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From trying to construct the formula by hand, I had come up with the following:

\sigma^2 = \frac{\sum_{i=1}^{n}(x_i - \mu)^2} {n}

Now this looks fairly correct, however the _i=1 and ^n do not show above and below, rather above and right as you would expect it:

enter image description here

I cannot find an example or reference to find the correct one. What should be used?

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2 Answers

up vote 1 down vote accepted

If you want the \sum operator to have the limits i=1 and n to be displayed above/below it, you need to add a \displaystyle in front of it:

\sigma^2 = \frac{\displaystyle\sum_{i=1}^{n}(x_i - \mu)^2} {n}

Displaystyle formula

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... or \limits just after \sum, e.g., \sum\limits –  Gonzalo Medina Aug 27 '11 at 23:03
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The following is an excerpt from Section 2.4.4 Sums, products, unions, integrals, etc. from Mathematics into Type by Ellen Swanson:

2.4.4a Sums and products

In text, the subscripts and superscripts usually follow the symbols, while in display they are normally printed above and below.

enter image description here

In the past some publishers used to place subscripts and superscripts to the right of sums and products both in text and display to avoid extra typesetting costs. Aesthetically it is preferable to set them in display as shown above, and with modern computer typesetting systems it is no more expensive. In text, though, beware of expressions like

enter image description here

where the prime has some specific meaning, and moving the N to the side may cause confusion.

For unions and intersections, the treatment is similar to that for sums and products.

For integrals:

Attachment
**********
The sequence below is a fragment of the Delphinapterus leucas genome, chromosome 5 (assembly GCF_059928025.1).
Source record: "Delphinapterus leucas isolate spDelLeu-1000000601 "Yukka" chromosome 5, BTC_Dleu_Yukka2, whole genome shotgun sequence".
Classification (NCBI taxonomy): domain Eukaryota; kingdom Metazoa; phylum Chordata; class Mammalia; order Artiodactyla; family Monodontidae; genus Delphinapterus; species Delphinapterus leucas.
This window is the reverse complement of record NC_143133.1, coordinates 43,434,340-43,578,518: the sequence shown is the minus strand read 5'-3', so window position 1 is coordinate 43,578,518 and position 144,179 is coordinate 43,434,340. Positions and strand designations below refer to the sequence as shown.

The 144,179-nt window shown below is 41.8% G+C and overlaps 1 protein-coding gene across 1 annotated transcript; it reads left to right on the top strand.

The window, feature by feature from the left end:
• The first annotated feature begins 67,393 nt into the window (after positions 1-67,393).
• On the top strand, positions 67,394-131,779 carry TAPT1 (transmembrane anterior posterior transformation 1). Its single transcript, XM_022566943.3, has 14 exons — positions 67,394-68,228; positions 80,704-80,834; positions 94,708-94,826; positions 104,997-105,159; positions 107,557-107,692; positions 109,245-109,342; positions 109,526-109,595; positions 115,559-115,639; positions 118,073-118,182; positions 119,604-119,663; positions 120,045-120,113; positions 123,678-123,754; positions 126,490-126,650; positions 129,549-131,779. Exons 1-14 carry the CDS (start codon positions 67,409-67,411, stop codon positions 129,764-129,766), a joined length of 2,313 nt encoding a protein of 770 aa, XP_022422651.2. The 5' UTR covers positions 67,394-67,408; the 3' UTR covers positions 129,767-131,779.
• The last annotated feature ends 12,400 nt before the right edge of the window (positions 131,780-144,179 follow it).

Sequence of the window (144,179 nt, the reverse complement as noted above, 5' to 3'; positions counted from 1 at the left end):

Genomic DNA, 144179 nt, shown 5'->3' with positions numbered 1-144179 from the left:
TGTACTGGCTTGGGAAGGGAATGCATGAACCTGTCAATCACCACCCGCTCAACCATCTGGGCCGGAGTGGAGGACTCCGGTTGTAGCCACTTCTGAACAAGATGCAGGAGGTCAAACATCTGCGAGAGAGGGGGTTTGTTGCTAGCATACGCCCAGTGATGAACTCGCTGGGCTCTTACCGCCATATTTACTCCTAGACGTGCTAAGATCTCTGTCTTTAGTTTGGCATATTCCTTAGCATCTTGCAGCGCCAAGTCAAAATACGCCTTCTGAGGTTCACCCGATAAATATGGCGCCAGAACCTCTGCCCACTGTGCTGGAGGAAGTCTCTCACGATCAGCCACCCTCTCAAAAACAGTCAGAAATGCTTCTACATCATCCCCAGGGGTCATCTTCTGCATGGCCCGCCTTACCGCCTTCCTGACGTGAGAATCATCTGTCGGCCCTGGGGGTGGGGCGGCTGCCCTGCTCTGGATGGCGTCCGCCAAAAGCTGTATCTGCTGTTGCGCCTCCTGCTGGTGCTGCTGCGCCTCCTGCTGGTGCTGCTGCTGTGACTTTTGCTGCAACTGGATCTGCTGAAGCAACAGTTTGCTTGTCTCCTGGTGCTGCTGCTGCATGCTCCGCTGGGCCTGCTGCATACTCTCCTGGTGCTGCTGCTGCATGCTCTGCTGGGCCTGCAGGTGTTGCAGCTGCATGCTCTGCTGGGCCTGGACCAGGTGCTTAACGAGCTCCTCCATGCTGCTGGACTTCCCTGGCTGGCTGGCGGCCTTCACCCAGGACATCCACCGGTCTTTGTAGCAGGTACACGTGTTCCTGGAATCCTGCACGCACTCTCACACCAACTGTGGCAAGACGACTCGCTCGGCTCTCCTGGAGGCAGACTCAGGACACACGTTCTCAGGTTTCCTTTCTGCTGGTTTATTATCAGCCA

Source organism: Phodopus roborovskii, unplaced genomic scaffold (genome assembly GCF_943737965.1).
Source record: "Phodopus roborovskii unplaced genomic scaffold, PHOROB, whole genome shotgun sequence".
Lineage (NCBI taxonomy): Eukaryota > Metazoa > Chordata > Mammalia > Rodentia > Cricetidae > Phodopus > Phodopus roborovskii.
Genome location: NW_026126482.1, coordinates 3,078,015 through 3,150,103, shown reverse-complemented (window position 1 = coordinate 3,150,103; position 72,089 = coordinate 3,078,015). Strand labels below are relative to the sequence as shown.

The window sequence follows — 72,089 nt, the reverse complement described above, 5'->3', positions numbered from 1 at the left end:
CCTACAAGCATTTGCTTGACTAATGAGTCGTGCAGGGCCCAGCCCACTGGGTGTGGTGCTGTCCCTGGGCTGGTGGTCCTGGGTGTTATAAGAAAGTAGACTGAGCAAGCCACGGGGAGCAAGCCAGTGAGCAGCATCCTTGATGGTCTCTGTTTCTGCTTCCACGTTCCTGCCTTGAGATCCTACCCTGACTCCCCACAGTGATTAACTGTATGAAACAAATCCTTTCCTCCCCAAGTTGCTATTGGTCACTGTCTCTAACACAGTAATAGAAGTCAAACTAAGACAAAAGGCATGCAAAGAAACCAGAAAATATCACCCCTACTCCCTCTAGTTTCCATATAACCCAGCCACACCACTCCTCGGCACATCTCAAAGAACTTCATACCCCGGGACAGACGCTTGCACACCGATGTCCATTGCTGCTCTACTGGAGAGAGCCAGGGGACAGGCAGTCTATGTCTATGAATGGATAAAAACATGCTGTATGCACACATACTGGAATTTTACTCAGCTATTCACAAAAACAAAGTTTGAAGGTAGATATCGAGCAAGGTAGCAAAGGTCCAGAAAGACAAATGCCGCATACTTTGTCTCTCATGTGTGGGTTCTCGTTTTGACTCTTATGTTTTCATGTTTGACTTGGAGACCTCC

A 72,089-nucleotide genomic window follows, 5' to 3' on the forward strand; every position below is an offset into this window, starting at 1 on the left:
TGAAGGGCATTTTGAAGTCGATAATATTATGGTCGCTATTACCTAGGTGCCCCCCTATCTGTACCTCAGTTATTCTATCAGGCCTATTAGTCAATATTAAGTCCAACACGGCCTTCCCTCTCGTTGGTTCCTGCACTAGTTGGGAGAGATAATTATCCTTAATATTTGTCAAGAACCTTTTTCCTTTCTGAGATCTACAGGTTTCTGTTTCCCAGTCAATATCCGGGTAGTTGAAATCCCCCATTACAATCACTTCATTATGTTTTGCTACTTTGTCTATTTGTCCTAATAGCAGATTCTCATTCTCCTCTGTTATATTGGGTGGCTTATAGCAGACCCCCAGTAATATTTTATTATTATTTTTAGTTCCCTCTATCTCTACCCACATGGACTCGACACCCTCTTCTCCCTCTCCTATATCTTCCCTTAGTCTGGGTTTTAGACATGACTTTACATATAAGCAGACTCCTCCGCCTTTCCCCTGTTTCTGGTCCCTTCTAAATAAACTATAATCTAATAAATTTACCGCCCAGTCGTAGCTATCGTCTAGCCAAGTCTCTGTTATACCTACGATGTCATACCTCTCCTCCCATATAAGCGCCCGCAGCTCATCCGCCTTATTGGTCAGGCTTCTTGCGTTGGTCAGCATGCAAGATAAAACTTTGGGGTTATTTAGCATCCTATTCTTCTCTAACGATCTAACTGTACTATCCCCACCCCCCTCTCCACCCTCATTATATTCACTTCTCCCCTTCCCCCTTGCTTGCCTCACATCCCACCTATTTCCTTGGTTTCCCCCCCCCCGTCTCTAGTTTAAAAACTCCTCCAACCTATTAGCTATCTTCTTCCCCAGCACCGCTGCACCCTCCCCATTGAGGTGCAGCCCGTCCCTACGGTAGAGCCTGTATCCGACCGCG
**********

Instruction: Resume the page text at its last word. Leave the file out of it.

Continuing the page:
When a single integral is used, the subscripts and superscripts always follow the symbol. For multiple integrals used in display, the subscripts and superscripts may be centered above and below them.

In your particular case, you have three options if the formula is to appear displayed:

  1. To leave the formula as it is.
  2. To use \displaystyle\sum which will place the indices above and below and will also increase the size of the summation sign.
  3. To use \sum\limits which will also place the indices above and below but without increasing the size of the summation sign.

The following code illustrates these options:

\documentclass{article}
\usepackage{amsmath}

\begin{document}

\[ \sigma^2 = \frac{\sum_{i=1}^{n}(x_i - \mu)^2} {n} \]

\[ \sigma^2 = \frac{\displaystyle\sum_{i=1}^{n}(x_i - \mu)^2} {n} \]

\[ \sigma^2 = \frac{\sum\limits_{i=1}^{n}(x_i - \mu)^2} {n} \]

\end{document}

enter image description here

If the formula is to appear in text, then it would be preferable to use something like the following:

\documentclass{article}
\usepackage{amsmath}

\begin{document}

text text text text text text text text  text text text text  text text text text  text text text text 
$\sigma^2 = (1/n)\sum_{i=1}^{n}(x_i - \mu)^2$ text text text text text text text text  text text text text  text text text text  text text text text 

\end{document}

enter image description here

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